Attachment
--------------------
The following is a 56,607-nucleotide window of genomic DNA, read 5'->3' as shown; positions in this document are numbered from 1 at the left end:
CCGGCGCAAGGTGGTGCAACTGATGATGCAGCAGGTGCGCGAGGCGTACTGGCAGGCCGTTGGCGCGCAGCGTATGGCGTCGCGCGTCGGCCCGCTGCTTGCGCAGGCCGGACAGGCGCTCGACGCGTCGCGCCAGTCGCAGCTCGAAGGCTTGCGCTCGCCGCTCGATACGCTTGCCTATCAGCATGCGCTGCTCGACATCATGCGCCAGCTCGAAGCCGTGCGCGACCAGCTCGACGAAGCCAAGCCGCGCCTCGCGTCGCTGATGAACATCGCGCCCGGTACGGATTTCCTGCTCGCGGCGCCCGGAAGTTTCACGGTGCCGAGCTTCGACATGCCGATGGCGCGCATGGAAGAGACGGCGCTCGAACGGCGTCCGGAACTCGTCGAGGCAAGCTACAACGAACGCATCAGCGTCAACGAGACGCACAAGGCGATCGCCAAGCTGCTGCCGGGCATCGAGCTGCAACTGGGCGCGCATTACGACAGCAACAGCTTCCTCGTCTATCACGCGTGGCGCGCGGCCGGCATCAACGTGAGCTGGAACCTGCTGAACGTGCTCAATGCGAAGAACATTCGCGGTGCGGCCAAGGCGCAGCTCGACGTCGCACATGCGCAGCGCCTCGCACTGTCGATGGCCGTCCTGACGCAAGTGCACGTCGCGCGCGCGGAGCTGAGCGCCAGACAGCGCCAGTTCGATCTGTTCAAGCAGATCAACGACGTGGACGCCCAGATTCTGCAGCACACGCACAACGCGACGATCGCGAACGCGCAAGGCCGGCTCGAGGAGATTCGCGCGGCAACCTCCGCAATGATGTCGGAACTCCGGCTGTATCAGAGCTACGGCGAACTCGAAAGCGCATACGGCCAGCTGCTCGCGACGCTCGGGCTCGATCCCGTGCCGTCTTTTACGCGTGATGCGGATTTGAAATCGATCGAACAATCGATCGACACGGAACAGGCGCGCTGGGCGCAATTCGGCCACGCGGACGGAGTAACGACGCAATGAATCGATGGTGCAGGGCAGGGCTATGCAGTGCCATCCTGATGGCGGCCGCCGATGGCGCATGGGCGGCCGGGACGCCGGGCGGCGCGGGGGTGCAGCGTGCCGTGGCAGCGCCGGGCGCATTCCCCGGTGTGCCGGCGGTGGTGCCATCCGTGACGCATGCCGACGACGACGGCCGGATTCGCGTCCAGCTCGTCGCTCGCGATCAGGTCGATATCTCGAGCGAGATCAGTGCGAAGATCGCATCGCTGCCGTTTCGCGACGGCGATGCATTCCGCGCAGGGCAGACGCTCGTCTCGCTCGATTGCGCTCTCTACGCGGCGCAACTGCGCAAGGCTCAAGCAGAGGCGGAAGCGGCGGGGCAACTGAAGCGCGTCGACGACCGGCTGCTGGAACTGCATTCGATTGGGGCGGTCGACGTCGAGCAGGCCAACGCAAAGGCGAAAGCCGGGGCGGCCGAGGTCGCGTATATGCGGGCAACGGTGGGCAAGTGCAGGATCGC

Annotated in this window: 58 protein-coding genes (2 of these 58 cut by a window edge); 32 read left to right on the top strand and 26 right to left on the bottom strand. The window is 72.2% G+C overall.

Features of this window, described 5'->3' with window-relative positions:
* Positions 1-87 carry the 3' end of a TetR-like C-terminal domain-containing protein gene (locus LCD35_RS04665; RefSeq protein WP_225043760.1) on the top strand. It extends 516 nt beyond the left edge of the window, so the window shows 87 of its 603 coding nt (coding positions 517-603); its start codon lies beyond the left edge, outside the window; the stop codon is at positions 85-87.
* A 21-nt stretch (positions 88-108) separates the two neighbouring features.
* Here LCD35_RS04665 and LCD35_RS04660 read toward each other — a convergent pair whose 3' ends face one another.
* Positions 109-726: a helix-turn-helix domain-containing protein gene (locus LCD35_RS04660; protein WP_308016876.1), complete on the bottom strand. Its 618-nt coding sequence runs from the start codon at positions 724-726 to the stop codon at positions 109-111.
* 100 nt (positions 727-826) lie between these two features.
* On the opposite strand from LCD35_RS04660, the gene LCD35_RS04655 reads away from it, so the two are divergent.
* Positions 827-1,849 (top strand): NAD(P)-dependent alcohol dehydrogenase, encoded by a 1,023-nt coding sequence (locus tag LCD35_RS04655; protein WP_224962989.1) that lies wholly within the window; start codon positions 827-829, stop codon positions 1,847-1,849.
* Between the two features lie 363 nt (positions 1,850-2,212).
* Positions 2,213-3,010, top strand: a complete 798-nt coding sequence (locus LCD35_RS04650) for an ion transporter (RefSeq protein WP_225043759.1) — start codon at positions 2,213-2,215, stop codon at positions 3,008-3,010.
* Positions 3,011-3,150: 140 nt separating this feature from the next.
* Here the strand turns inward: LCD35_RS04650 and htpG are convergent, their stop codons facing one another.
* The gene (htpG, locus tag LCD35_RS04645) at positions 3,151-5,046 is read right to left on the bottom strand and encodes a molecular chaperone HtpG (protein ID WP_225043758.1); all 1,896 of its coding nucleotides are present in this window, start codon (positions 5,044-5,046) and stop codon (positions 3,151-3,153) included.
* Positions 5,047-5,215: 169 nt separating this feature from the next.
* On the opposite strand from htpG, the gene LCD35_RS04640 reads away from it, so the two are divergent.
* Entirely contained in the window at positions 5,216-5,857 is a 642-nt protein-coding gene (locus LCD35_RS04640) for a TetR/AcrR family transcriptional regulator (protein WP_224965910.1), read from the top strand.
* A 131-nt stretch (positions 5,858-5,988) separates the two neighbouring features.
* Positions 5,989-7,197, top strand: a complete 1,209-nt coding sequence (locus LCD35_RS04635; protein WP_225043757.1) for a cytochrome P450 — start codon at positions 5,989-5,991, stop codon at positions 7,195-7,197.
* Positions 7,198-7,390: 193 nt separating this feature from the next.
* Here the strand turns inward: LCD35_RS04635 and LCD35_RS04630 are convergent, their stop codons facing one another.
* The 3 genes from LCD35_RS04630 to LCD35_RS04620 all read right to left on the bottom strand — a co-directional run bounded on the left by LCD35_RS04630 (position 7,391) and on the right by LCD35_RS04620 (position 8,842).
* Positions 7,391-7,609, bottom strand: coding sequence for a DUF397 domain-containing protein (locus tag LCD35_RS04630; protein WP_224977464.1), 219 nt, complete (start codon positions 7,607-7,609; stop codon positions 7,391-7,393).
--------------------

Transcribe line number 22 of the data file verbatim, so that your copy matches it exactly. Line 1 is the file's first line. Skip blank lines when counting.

* Positions 7,198-7,390: 193 nt separating this feature from the next.